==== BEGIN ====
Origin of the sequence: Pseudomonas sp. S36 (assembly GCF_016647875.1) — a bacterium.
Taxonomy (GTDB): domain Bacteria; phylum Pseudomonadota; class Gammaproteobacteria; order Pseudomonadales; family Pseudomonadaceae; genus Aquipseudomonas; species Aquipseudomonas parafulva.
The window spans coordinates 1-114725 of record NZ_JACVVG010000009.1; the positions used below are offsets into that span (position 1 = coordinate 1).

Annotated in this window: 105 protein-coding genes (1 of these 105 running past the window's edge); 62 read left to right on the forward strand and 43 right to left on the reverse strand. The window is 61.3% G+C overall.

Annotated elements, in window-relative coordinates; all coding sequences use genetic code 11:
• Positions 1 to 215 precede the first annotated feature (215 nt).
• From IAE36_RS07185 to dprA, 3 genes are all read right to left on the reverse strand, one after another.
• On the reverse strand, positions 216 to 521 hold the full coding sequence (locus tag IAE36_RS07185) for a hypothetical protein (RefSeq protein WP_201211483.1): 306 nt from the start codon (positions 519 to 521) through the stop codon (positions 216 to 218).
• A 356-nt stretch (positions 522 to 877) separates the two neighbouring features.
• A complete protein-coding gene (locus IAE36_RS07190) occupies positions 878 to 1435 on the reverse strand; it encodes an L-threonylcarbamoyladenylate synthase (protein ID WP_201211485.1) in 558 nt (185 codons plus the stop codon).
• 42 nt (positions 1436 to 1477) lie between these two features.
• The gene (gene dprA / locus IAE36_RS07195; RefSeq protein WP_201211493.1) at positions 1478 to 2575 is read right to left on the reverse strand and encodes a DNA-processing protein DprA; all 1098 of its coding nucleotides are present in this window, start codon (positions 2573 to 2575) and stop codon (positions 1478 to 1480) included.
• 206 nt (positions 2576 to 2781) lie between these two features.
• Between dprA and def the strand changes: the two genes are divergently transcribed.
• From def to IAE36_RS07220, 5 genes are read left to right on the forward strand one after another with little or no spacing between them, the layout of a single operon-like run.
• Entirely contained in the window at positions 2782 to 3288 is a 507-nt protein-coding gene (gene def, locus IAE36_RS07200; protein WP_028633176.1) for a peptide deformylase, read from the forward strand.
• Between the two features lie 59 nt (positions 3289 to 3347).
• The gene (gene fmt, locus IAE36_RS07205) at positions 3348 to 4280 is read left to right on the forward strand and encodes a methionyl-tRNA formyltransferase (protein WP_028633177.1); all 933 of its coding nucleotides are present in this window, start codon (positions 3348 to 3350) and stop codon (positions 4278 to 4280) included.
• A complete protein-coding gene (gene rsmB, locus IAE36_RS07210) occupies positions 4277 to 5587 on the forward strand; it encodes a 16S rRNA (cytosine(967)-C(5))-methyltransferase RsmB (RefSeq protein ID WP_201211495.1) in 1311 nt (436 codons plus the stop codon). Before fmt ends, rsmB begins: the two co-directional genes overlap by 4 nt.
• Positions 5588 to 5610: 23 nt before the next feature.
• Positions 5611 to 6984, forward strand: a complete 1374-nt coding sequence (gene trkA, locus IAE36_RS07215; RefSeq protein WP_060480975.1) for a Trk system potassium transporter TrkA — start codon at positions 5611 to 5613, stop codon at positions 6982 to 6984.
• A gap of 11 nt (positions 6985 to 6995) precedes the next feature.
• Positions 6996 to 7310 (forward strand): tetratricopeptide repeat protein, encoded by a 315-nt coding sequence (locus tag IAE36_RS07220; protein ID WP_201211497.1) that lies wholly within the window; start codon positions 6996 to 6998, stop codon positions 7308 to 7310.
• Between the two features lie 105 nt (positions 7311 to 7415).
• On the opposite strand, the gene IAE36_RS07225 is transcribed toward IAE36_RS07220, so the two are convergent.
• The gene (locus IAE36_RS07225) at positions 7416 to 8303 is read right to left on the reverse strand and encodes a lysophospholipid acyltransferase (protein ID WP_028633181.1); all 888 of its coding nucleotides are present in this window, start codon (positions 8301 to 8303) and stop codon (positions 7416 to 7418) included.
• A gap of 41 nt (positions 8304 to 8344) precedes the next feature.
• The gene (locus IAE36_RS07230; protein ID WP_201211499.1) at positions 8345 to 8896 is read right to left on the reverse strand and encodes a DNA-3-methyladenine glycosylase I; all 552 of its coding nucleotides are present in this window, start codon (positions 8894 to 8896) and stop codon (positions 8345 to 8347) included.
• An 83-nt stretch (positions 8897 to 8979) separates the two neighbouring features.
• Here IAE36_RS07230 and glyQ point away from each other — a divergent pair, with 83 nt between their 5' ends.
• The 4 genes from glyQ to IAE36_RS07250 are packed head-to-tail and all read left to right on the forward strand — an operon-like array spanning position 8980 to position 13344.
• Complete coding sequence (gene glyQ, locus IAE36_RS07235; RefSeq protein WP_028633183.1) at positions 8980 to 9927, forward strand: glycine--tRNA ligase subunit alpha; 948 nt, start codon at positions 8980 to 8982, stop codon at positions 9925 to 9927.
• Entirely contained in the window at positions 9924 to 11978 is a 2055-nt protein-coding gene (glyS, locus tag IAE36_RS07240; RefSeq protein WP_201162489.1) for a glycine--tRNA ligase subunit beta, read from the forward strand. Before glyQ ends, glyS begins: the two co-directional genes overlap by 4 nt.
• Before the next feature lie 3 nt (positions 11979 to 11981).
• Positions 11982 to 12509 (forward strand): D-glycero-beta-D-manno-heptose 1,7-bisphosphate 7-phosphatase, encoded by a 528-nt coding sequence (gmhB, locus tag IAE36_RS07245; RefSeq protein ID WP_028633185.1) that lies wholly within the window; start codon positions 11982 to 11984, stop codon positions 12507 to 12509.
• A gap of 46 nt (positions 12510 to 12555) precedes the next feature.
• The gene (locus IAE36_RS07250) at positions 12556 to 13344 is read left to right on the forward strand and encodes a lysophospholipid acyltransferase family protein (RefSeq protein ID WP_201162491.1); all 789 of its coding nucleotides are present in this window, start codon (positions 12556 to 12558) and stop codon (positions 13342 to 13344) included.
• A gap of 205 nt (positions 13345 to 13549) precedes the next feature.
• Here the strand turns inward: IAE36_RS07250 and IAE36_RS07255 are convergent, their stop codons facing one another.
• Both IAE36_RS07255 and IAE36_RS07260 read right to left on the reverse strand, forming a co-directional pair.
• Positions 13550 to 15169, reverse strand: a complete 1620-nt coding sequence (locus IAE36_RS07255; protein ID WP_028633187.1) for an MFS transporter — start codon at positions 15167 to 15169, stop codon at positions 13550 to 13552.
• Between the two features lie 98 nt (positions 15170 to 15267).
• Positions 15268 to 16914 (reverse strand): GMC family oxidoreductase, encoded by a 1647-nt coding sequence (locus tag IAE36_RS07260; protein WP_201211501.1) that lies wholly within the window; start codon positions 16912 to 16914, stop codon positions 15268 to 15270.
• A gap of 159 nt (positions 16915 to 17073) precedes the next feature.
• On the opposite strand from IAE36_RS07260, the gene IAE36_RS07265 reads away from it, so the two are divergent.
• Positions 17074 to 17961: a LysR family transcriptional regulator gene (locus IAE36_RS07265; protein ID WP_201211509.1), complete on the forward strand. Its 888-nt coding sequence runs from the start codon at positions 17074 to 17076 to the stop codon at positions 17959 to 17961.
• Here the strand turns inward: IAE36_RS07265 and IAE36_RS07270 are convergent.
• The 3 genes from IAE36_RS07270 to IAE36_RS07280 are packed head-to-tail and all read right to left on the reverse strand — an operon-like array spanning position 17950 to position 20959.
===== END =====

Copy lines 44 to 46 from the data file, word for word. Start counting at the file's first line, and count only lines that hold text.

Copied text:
• A gap of 159 nt (positions 16915 to 17073) precedes the next feature.
• On the opposite strand from IAE36_RS07260, the gene IAE36_RS07265 reads away from it, so the two are divergent.
• Positions 17074 to 17961: a LysR family transcriptional regulator gene (locus IAE36_RS07265; protein ID WP_201211509.1), complete on the forward strand. Its 888-nt coding sequence runs from the start codon at positions 17074 to 17076 to the stop codon at positions 17959 to 17961.